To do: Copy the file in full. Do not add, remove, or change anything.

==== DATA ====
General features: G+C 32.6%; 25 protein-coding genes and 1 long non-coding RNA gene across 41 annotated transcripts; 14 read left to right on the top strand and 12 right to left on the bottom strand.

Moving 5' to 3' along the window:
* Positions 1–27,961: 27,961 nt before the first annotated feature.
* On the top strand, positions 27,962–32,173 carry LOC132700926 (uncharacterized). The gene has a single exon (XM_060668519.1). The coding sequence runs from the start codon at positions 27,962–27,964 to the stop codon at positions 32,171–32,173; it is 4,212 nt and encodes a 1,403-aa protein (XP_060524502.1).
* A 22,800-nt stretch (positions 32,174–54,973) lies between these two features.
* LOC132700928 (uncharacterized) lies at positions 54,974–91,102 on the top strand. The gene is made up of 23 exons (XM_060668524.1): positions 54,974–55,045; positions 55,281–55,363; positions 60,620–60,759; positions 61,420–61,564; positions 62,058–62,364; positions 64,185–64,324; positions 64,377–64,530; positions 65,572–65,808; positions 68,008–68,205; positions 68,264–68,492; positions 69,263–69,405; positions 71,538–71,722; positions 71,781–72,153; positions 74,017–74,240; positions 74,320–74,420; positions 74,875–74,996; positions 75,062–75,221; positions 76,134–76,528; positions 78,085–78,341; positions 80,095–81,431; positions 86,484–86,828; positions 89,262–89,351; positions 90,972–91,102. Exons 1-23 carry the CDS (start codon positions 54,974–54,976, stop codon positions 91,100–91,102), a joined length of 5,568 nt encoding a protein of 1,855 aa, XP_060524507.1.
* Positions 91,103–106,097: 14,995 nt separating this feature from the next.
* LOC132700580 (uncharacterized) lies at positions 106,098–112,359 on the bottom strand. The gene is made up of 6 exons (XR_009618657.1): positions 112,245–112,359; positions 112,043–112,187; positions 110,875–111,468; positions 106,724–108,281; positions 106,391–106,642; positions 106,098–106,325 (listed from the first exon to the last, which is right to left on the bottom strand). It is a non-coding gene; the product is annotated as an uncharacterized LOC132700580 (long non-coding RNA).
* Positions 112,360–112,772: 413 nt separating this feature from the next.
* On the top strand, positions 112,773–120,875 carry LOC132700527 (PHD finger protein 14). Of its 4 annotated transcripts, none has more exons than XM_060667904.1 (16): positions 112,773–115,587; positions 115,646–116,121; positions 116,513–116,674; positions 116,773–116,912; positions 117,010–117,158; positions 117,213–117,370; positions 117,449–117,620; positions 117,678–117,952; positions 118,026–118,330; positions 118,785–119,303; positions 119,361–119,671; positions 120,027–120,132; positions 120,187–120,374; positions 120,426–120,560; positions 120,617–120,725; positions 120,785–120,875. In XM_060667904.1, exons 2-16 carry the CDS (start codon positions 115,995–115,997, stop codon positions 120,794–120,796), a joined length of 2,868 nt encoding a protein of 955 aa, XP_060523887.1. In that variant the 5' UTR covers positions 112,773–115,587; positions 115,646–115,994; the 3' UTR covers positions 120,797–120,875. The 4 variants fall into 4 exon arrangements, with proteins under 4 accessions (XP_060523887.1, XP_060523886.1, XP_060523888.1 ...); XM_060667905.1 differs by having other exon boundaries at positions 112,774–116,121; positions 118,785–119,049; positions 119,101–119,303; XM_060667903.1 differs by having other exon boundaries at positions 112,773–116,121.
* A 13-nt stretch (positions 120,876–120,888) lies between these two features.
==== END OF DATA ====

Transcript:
General features: G+C 32.6%; 25 protein-coding genes and 1 long non-coding RNA gene across 41 annotated transcripts; 14 read left to right on the top strand and 12 right to left on the bottom strand.

Moving 5' to 3' along the window:
* Positions 1–27,961: 27,961 nt before the first annotated feature.
* On the top strand, positions 27,962–32,173 carry LOC132700926 (uncharacterized). The gene has a single exon (XM_060668519.1). The coding sequence runs from the start codon at positions 27,962–27,964 to the stop codon at positions 32,171–32,173; it is 4,212 nt and encodes a 1,403-aa protein (XP_060524502.1).
* A 22,800-nt stretch (positions 32,174–54,973) lies between these two features.
* LOC132700928 (uncharacterized) lies at positions 54,974–91,102 on the top strand. The gene is made up of 23 exons (XM_060668524.1): positions 54,974–55,045; positions 55,281–55,363; positions 60,620–60,759; positions 61,420–61,564; positions 62,058–62,364; positions 64,185–64,324; positions 64,377–64,530; positions 65,572–65,808; positions 68,008–68,205; positions 68,264–68,492; positions 69,263–69,405; positions 71,538–71,722; positions 71,781–72,153; positions 74,017–74,240; positions 74,320–74,420; positions 74,875–74,996; positions 75,062–75,221; positions 76,134–76,528; positions 78,085–78,341; positions 80,095–81,431; positions 86,484–86,828; positions 89,262–89,351; positions 90,972–91,102. Exons 1-23 carry the CDS (start codon positions 54,974–54,976, stop codon positions 91,100–91,102), a joined length of 5,568 nt encoding a protein of 1,855 aa, XP_060524507.1.
* Positions 91,103–106,097: 14,995 nt separating this feature from the next.
* LOC132700580 (uncharacterized) lies at positions 106,098–112,359 on the bottom strand. The gene is made up of 6 exons (XR_009618657.1): positions 112,245–112,359; positions 112,043–112,187; positions 110,875–111,468; positions 106,724–108,281; positions 106,391–106,642; positions 106,098–106,325 (listed from the first exon to the last, which is right to left on the bottom strand). It is a non-coding gene; the product is annotated as an uncharacterized LOC132700580 (long non-coding RNA).
* Positions 112,360–112,772: 413 nt separating this feature from the next.
* On the top strand, positions 112,773–120,875 carry LOC132700527 (PHD finger protein 14). Of its 4 annotated transcripts, none has more exons than XM_060667904.1 (16): positions 112,773–115,587; positions 115,646–116,121; positions 116,513–116,674; positions 116,773–116,912; positions 117,010–117,158; positions 117,213–117,370; positions 117,449–117,620; positions 117,678–117,952; positions 118,026–118,330; positions 118,785–119,303; positions 119,361–119,671; positions 120,027–120,132; positions 120,187–120,374; positions 120,426–120,560; positions 120,617–120,725; positions 120,785–120,875. In XM_060667904.1, exons 2-16 carry the CDS (start codon positions 115,995–115,997, stop codon positions 120,794–120,796), a joined length of 2,868 nt encoding a protein of 955 aa, XP_060523887.1. In that variant the 5' UTR covers positions 112,773–115,587; positions 115,646–115,994; the 3' UTR covers positions 120,797–120,875. The 4 variants fall into 4 exon arrangements, with proteins under 4 accessions (XP_060523887.1, XP_060523886.1, XP_060523888.1 ...); XM_060667905.1 differs by having other exon boundaries at positions 112,774–116,121; positions 118,785–119,049; positions 119,101–119,303; XM_060667903.1 differs by having other exon boundaries at positions 112,773–116,121.
* A 13-nt stretch (positions 120,876–120,888) lies between these two features.